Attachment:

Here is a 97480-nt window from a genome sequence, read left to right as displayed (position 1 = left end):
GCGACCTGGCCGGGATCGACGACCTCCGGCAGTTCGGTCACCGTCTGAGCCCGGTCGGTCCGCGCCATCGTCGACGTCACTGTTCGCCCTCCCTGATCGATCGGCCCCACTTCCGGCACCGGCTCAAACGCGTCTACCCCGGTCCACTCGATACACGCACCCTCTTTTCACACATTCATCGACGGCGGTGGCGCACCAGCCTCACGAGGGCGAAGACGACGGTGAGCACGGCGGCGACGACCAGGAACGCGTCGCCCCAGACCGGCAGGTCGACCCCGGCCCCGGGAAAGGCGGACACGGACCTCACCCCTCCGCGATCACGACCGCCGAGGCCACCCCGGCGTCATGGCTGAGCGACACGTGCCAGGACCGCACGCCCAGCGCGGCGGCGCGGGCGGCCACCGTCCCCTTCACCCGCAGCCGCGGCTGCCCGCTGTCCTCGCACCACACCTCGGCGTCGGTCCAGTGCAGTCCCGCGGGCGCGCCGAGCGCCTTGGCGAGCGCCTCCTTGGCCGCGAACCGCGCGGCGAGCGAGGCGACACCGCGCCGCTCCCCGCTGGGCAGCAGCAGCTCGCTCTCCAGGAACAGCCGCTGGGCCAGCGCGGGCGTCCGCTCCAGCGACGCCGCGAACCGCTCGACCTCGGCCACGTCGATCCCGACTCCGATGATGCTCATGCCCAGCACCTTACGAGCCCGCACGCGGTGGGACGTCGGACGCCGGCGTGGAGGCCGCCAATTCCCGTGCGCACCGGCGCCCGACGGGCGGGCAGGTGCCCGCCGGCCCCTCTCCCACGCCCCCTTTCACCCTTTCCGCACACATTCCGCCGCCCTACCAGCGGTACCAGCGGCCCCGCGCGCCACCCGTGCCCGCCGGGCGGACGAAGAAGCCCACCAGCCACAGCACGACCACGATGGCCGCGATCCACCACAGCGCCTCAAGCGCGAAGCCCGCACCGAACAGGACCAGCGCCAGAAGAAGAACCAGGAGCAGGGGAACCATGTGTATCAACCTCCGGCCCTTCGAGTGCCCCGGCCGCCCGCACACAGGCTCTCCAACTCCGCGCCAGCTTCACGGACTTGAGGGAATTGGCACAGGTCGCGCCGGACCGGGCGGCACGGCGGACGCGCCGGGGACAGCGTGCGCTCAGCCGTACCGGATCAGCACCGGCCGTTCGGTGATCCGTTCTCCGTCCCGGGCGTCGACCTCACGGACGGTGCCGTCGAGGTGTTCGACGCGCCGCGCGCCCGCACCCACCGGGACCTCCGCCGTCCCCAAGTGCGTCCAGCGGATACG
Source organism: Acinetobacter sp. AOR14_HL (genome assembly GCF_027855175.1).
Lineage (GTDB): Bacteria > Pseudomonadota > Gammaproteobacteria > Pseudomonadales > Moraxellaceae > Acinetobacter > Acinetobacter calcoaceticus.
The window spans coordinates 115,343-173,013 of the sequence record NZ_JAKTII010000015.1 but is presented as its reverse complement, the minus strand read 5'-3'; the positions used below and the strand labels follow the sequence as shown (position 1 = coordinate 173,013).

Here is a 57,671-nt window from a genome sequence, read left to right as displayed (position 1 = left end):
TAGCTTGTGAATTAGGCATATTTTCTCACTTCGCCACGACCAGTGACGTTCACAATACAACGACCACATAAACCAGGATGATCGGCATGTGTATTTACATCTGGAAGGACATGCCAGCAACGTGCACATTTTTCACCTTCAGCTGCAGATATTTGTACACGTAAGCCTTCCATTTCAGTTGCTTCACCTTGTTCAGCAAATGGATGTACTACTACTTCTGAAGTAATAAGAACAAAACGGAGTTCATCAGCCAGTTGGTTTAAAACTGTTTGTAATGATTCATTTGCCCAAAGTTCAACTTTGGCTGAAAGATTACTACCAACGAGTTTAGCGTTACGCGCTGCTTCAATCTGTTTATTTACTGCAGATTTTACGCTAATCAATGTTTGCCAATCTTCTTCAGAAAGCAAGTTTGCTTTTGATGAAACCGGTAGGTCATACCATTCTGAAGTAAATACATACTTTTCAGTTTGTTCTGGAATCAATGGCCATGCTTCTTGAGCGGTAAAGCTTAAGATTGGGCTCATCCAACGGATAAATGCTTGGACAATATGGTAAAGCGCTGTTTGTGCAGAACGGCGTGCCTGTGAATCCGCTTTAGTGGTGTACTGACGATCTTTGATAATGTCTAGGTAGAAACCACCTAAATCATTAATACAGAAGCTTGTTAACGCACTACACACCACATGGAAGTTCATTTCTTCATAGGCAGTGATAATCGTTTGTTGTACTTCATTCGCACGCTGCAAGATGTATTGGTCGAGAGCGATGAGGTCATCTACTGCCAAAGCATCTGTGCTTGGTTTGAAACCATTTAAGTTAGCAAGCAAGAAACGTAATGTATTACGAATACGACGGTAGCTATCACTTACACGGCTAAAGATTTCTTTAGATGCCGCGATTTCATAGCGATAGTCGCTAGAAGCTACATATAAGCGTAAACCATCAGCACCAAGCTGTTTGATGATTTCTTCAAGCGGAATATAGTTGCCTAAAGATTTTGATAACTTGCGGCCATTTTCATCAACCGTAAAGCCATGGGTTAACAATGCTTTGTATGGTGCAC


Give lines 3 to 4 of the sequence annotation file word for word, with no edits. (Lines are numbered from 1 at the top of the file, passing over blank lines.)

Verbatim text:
Source organism: Acinetobacter sp. AOR14_HL (genome assembly GCF_027855175.1).
Lineage (GTDB): Bacteria > Pseudomonadota > Gammaproteobacteria > Pseudomonadales > Moraxellaceae > Acinetobacter > Acinetobacter calcoaceticus.